20 Output of Consumer Decision Making Purchase behavior – Trial purchases – Repeat purchases – Long-term commitment Postpurchase evaluation 20Copyright 2010 Pearson Education, Inc. Chapter Fifteen Slide

21 Postpurchase Evaluation Actual Performance Matches Expectations – Neutral Feeling Actual Performance Exceeds Expectations – Positive Disconfirmation of Expectations Performance Is Below Expectations – Negative Disconfirmation of Expectations 21Copyright 2010 Pearson Education, Inc. Chapter Fifteen Slide

22 Discussion Questions What are four ways that consumers reduce postpurchase dissonance? How can marketers work to help consumers reduce the dissonance? 22Copyright 2010 Pearson Education, Inc Chapter Fifteen Slide

23 Gifting Behavior Gifting is an act of symbolic communication, with explicit and implicit meanings ranging from congratulations and love, to regret, obligation, and dominance. 23Copyright 2010 Pearson Education, Inc. Chapter Fifteen Slide

24 Consuming and Possessing Consumers find pleasure in possessing, collecting, or consuming Products have special meanings and memories 24 Copyright 2010 Pearson Education, Inc. Chapter Fifteen Slide

25 A Model of Consumption Figure Copyright 2010 Pearson Education, Inc. Chapter Fifteen Slide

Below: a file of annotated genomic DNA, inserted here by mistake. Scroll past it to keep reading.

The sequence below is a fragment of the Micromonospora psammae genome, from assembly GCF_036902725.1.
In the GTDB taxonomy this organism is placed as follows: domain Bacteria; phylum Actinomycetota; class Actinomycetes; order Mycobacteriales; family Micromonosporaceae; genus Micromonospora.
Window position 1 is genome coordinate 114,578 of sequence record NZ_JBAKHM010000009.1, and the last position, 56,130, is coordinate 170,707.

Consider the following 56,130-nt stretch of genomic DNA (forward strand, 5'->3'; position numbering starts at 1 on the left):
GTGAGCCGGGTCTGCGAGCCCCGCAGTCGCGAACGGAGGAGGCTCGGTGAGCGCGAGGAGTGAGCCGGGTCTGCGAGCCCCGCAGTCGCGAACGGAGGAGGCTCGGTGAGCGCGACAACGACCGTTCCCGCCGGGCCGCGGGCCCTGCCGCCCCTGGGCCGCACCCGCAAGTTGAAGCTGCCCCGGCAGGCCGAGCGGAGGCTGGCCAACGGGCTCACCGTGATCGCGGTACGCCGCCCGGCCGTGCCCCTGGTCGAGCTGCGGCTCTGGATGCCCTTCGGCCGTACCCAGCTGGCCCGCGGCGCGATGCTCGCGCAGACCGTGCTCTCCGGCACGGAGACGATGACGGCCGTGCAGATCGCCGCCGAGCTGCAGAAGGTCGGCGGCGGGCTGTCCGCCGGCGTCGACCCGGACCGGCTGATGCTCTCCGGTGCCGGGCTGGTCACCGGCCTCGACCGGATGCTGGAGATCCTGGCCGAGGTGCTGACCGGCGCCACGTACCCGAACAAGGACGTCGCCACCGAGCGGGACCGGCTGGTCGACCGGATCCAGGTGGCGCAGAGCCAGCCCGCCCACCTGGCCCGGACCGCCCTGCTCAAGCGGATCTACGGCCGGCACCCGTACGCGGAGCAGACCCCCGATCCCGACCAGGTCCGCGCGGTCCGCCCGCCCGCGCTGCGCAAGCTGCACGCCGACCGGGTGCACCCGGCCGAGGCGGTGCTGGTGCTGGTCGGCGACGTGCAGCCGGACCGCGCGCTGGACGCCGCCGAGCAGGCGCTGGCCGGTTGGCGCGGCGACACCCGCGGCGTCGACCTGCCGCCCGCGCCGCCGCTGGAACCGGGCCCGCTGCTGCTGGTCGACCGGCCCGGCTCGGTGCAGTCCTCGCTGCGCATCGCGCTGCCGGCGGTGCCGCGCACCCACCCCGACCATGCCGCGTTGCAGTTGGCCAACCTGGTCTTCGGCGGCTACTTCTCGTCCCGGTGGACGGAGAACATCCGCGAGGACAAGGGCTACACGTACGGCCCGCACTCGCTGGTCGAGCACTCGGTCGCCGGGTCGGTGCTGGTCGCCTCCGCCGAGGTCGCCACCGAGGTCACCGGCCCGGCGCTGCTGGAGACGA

26 Relationship Marketing Marketing aimed at creating strong, lasting relationships with a core group of customers by making them feel good about the company and by giving them some kind of personal connection with the business. 26Copyright 2010 Pearson Education, Inc. Chapter Fifteen Slide

27 Relationship Marketing Success Figure Copyright 2010 Pearson Education, Inc. Chapter Fifteen Slide

28 Important Questions 1.Draw consumer decision making process and label it. 2.What are the levels of consumer’s decision making process? Explain briefly. 3.Define post-purchase evaluation? What are the three possible outcomes of this evaluation? 4.How do consumers reduce post-purchase cognitive dissonance 28

29 All rights reserved. No part of this publication may be reproduced, stored in a retrieval system, or transmitted, in any form or by any means, electronic, mechanical, photocopying, recording, or otherwise, without the prior written permission of the publisher. Printed in the United States of America. Copyright © 2010 Pearson Education, Inc. 29Copyright 2010 Pearson Education, Inc. Publishing as Prentice Hall Chapter Fifteen Slide